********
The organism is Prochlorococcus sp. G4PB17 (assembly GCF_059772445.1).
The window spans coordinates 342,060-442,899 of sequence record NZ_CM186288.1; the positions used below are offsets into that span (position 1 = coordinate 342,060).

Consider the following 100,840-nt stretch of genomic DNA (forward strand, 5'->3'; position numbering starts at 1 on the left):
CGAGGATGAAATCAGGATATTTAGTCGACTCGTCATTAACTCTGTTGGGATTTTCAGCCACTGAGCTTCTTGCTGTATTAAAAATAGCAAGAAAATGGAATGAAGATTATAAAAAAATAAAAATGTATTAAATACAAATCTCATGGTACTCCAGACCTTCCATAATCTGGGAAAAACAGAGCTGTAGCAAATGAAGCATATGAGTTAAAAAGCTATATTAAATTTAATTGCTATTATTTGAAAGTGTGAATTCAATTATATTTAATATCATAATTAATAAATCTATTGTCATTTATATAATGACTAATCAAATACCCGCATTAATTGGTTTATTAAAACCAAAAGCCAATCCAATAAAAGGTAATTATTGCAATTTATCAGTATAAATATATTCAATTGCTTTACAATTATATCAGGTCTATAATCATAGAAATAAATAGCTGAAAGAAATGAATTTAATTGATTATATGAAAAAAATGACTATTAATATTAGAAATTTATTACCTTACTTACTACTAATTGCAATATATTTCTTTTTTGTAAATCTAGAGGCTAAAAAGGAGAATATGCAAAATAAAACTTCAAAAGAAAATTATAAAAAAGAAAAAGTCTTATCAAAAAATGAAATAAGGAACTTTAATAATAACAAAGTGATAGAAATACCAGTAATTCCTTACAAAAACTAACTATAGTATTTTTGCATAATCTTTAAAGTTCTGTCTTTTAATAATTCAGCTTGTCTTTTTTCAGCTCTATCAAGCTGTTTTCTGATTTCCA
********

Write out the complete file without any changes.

The organism is Prochlorococcus sp. G4PB17 (assembly GCF_059772445.1).
The window spans coordinates 342,060-442,899 of sequence record NZ_CM186288.1; the positions used below are offsets into that span (position 1 = coordinate 342,060).

Consider the following 100,840-nt stretch of genomic DNA (forward strand, 5'->3'; position numbering starts at 1 on the left):
CGAGGATGAAATCAGGATATTTAGTCGACTCGTCATTAACTCTGTTGGGATTTTCAGCCACTGAGCTTCTTGCTGTATTAAAAATAGCAAGAAAATGGAATGAAGATTATAAAAAAATAAAAATGTATTAAATACAAATCTCATGGTACTCCAGACCTTCCATAATCTGGGAAAAACAGAGCTGTAGCAAATGAAGCATATGAGTTAAAAAGCTATATTAAATTTAATTGCTATTATTTGAAAGTGTGAATTCAATTATATTTAATATCATAATTAATAAATCTATTGTCATTTATATAATGACTAATCAAATACCCGCATTAATTGGTTTATTAAAACCAAAAGCCAATCCAATAAAAGGTAATTATTGCAATTTATCAGTATAAATATATTCAATTGCTTTACAATTATATCAGGTCTATAATCATAGAAATAAATAGCTGAAAGAAATGAATTTAATTGATTATATGAAAAAAATGACTATTAATATTAGAAATTTATTACCTTACTTACTACTAATTGCAATATATTTCTTTTTTGTAAATCTAGAGGCTAAAAAGGAGAATATGCAAAATAAAACTTCAAAAGAAAATTATAAAAAAGAAAAAGTCTTATCAAAAAATGAAATAAGGAACTTTAATAATAACAAAGTGATAGAAATACCAGTAATTCCTTACAAAAACTAACTATAGTATTTTTGCATAATCTTTAAAGTTCTGTCTTTTAATAATTCAGCTTGTCTTTTTTCAGCTCTATCAAGCTGTTTTCTGATTTCCA